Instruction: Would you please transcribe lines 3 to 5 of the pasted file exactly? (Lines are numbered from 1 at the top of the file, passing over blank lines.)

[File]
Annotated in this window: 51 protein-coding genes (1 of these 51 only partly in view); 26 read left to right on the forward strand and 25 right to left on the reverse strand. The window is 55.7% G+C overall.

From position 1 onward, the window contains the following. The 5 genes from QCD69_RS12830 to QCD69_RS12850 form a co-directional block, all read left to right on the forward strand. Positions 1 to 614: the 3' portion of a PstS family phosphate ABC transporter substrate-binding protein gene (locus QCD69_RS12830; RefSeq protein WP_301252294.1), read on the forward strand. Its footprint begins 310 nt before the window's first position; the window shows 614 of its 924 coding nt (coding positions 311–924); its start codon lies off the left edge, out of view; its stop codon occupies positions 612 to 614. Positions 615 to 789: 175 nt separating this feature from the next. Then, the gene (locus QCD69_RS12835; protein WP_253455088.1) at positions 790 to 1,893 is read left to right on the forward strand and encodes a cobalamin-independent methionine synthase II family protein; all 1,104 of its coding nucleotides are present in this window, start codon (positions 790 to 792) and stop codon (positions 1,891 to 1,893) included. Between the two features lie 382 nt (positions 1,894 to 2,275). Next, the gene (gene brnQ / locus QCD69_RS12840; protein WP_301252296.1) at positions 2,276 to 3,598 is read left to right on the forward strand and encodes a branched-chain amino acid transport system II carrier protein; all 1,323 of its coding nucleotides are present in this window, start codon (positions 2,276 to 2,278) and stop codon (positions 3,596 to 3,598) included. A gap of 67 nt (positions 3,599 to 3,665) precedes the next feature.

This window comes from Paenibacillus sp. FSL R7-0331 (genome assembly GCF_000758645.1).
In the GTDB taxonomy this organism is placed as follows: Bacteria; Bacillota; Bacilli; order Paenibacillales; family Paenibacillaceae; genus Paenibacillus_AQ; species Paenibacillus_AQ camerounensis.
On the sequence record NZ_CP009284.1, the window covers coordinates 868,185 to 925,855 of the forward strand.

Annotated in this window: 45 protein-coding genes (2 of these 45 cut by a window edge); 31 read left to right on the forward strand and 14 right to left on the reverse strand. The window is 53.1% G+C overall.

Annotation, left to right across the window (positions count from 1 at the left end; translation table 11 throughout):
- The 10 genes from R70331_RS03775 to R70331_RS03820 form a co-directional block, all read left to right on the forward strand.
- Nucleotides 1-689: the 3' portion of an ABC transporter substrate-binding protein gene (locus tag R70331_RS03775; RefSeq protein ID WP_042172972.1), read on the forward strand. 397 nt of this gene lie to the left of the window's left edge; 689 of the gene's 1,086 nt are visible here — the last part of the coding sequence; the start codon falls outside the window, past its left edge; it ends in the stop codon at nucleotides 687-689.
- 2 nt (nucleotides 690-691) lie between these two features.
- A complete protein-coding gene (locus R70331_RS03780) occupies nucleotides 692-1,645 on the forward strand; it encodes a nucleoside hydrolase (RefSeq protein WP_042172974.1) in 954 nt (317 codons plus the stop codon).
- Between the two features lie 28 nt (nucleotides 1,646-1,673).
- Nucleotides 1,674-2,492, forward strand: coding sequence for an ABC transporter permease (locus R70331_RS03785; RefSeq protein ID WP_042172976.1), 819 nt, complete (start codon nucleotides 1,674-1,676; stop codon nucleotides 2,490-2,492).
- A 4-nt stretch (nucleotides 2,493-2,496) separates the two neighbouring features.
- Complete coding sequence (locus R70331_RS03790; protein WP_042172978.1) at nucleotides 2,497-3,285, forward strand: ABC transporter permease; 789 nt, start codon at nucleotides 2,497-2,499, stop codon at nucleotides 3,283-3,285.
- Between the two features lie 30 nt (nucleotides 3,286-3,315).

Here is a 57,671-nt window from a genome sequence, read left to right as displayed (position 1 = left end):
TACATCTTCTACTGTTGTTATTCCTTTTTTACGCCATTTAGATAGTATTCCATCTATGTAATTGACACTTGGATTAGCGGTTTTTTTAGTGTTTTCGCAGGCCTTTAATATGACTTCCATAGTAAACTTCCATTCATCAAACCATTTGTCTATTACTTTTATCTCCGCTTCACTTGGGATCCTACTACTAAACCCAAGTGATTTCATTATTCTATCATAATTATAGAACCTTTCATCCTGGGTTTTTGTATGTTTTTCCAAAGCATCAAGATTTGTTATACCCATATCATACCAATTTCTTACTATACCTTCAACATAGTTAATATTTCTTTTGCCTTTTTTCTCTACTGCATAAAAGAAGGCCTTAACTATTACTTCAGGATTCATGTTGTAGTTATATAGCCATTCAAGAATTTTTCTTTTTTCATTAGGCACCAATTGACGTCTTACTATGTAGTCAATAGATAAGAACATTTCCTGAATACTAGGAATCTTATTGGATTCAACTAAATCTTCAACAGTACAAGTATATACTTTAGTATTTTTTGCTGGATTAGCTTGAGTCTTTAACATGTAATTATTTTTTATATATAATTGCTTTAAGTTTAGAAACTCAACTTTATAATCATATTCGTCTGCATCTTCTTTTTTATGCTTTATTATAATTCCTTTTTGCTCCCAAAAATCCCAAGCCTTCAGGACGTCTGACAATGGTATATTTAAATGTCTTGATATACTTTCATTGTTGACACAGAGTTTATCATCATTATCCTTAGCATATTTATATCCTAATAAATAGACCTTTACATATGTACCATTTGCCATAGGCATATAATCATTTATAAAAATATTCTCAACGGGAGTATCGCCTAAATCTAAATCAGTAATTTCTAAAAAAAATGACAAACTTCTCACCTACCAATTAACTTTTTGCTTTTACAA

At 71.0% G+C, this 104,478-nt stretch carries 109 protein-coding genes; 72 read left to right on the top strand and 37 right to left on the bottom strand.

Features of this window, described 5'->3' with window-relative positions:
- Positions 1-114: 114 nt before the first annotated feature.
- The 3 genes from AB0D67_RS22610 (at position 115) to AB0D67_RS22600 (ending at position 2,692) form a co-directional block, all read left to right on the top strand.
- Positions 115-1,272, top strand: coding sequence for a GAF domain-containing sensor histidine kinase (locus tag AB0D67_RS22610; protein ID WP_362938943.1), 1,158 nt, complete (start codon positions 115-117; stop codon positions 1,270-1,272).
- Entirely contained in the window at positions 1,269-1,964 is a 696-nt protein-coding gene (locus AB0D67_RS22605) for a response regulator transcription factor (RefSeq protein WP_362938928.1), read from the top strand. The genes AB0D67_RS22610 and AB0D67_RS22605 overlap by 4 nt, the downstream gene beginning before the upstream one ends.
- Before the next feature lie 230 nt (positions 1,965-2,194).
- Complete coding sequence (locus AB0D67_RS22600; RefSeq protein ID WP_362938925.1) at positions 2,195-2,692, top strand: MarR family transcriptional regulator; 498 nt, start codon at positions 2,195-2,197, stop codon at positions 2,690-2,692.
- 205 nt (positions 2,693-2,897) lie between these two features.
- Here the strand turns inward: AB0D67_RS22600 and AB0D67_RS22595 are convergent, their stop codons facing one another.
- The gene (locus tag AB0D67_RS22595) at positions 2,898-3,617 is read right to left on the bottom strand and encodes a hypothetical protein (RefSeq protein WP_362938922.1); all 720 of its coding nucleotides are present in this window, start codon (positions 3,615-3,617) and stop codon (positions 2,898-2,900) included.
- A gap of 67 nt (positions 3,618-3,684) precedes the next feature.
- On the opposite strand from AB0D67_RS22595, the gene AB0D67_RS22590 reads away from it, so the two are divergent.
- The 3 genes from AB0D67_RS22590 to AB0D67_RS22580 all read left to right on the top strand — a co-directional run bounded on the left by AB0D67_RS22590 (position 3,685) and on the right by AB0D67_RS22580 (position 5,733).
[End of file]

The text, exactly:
This window comes from Paenibacillus sp. FSL R7-0331 (genome assembly GCF_000758645.1).
In the GTDB taxonomy this organism is placed as follows: Bacteria; Bacillota; Bacilli; order Paenibacillales; family Paenibacillaceae; genus Paenibacillus_AQ; species Paenibacillus_AQ camerounensis.
On the sequence record NZ_CP009284.1, the window covers coordinates 868,185 to 925,855 of the forward strand.